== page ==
An appreciation of Joshua Dudley Greer’s Somewhere Along the Line
On April Fool’s Day 1996, my bride of exactly one day and I climbed into my little Ford Probe in upstate New York and headed west on a yearlong honeymoon, gigging as traveling occupational therapists. We lived in Los Angeles, Fort Wayne, Indiana, and Raleigh, North Carolina for 3-4 month engagements at nursing homes. On weekends we explored the surrounding area and in between gigs for weeks at a time we meandered across the American landscape and back again. What we learned on that long sojourn changed us and has stayed with us ever since. We drove and hiked and swam and flew and marveled at and studied this whole wide continent. In our work, we got to know people of every ethnic and racial background, people who were indigent and people who were wealthy, all of them broken and seeking healing at our hands. On our travels, we saw more of the same, but also began to imagine the landscape itself as a fantastically varied and torn, sometimes even ruined, expanse. But one that seemed, let me be maudlin here for a minute, to have a heartbeat and a soulful yearning to heal itself, to explain us in some way, to shape itself into a whole where we might fit.
Here’s an example. We were headed back East, crossing the broad and unpeopled plains of Wyoming, and arrived late one night in a town called Green River. The next morning I woke up, stepped outside my door at the back of the hotel, and nearly fell over in the shadow of a looming moonscape we hadn’t known was there. This sort of thing happened over and over on our yearlong journey. The continent’s shocking presence insisting we attend. I say all this as an introduction to the photographer who made this picture.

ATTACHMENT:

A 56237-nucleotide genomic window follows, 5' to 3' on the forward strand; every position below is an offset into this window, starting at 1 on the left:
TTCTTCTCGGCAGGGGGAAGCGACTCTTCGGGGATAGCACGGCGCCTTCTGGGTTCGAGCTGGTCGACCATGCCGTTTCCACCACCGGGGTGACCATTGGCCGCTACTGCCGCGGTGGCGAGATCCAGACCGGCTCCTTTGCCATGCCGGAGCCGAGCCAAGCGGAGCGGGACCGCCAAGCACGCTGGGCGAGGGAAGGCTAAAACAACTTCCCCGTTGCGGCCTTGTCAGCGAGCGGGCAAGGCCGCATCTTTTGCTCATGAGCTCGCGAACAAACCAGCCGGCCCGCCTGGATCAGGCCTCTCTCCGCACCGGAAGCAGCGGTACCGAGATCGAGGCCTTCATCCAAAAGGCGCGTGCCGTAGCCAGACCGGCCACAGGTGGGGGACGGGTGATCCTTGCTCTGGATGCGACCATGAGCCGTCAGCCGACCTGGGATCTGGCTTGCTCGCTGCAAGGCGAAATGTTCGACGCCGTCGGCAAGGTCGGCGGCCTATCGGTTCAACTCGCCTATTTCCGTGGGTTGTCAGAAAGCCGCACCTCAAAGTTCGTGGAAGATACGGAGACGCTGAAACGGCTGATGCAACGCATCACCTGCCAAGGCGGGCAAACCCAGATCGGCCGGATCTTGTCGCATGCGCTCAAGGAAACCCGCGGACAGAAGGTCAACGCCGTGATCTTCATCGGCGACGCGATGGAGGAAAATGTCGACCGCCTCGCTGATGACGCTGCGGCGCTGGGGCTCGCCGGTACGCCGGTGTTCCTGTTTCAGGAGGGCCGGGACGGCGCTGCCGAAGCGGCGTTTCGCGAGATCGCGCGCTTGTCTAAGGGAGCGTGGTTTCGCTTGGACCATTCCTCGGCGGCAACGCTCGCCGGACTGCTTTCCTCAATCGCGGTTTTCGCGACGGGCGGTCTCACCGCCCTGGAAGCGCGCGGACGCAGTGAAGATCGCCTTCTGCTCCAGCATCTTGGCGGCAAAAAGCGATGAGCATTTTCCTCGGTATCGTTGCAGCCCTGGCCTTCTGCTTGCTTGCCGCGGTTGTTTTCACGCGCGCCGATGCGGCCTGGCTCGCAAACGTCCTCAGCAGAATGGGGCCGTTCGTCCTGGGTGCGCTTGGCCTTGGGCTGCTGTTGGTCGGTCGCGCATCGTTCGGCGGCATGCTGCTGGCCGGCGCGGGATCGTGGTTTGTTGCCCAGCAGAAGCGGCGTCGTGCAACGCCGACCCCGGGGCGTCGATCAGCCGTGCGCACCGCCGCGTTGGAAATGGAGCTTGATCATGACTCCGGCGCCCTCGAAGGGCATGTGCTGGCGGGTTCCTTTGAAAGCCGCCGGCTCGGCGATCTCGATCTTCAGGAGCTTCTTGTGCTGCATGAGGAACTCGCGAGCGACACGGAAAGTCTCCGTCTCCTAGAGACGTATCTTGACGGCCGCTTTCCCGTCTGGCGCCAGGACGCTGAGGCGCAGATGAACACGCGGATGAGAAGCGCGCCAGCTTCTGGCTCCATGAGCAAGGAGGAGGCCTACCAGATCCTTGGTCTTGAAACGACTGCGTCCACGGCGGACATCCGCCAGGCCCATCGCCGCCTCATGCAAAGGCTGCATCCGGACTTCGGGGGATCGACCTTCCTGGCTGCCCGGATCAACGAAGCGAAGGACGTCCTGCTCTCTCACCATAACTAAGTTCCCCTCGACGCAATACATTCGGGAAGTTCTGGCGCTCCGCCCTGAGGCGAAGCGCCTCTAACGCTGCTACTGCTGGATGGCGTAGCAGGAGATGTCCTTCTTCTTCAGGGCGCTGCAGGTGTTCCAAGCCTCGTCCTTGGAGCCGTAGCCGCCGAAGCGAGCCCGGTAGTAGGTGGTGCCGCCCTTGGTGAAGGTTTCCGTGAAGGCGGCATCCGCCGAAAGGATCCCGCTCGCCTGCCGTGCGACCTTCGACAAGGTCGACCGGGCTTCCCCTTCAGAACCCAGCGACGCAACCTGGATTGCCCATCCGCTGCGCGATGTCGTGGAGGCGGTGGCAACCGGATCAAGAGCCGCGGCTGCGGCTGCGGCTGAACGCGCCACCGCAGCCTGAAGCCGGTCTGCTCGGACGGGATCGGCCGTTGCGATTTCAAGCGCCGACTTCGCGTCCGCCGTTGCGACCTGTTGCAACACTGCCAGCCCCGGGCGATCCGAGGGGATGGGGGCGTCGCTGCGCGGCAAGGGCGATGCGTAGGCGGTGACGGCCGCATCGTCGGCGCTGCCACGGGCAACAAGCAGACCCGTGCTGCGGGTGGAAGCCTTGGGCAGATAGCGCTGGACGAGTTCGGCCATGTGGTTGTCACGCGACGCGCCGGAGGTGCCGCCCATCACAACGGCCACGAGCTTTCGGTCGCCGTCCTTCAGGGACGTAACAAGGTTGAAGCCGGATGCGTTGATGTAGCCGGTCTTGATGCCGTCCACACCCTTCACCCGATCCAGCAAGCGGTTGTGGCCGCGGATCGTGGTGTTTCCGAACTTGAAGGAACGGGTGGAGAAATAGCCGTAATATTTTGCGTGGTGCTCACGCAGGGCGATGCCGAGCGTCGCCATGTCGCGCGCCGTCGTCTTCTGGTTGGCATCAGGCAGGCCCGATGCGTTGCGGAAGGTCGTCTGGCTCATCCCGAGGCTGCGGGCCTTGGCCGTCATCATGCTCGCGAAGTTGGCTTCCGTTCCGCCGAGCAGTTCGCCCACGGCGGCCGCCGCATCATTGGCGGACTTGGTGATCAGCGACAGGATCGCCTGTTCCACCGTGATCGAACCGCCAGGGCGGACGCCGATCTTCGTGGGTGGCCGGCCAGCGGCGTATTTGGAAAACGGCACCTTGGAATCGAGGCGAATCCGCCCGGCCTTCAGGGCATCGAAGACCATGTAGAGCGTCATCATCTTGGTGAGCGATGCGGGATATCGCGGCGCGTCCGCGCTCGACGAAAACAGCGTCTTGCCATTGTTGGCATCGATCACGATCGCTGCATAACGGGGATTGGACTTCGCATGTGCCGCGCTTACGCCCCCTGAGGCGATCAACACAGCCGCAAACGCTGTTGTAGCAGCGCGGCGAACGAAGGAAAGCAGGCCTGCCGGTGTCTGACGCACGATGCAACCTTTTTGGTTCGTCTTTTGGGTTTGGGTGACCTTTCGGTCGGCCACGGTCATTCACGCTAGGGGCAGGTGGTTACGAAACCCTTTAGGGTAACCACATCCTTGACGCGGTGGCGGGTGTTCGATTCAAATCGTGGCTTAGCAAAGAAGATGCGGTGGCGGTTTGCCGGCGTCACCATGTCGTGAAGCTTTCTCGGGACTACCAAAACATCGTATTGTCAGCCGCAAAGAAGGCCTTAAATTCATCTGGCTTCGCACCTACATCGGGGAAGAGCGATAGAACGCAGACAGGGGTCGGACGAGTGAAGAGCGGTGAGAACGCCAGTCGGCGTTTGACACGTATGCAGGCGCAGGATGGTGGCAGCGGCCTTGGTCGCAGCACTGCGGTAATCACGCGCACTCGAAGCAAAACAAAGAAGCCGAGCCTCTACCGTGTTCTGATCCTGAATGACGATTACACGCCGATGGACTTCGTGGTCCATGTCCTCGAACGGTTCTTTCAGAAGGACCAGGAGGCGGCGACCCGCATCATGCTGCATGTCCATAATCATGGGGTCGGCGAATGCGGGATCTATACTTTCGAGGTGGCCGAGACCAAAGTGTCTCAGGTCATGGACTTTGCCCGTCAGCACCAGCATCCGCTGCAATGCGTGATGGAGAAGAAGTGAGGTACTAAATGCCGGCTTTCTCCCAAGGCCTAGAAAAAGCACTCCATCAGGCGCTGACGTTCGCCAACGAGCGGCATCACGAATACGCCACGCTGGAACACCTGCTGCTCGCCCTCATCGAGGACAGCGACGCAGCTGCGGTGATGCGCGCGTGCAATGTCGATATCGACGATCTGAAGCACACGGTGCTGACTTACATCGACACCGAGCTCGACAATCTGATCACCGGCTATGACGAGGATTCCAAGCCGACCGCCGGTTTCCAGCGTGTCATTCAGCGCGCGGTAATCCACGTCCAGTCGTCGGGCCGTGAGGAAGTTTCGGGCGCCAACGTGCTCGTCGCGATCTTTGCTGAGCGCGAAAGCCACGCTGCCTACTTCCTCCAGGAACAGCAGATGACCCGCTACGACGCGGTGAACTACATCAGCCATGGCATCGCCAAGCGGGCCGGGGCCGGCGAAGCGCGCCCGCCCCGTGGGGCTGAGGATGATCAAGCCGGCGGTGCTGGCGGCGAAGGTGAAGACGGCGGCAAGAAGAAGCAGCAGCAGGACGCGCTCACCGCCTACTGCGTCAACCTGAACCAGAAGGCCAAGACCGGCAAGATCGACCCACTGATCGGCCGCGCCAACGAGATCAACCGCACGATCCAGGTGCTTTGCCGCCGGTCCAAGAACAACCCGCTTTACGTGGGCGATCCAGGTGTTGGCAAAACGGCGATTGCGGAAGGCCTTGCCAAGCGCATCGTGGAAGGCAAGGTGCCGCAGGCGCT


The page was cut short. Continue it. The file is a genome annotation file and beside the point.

I saw it today in a review of his new book, and instantly zoomed back to that moment in the back of that hotel, coffee spilling from my cup.
Joshua Dudley Greer, the review says, spent a year doing what we did, minus the therapy gigs but plus a genius eye for the beautiful, harsh and puzzling truths one finds along the highways of America. You can see more of his pictures just by Googling, but I’d recommend you do what I just did, and purchase his book Somewhere Along the Line. Every picture, as Rod Stewart sang, tells a story, but these do way more than that. They speak directly to that troubling, inspiring experience Chris and I shared on our yearlong honeymoon. They throw you up against the landscape, the individuals who – like us – try to make sense of it, make use of it, find themselves in it. They hit hard at the ways we’ve uglified it, yet they sing of the ways it resists degradation, at how it shapes what we do and who we are, despite ourselves.
I’m rambling, and I apologize for that. Clearly, I have a lot of work to do in coming to grips with this trip taken nearly a quarter of a century ago. Greer’s photographs can help, I think. Not as nostalgic travelogue, but as a Whitmanic yawp that says it’s all still out here, it’s all still just as profound and insistent as you found it. What have we done to ourselves, to our land; what is it doing to us? Come see. You’ll be better for it.
By the way, the moving Washington Post review by Kenneth Dickerman that turned me on to this book is here.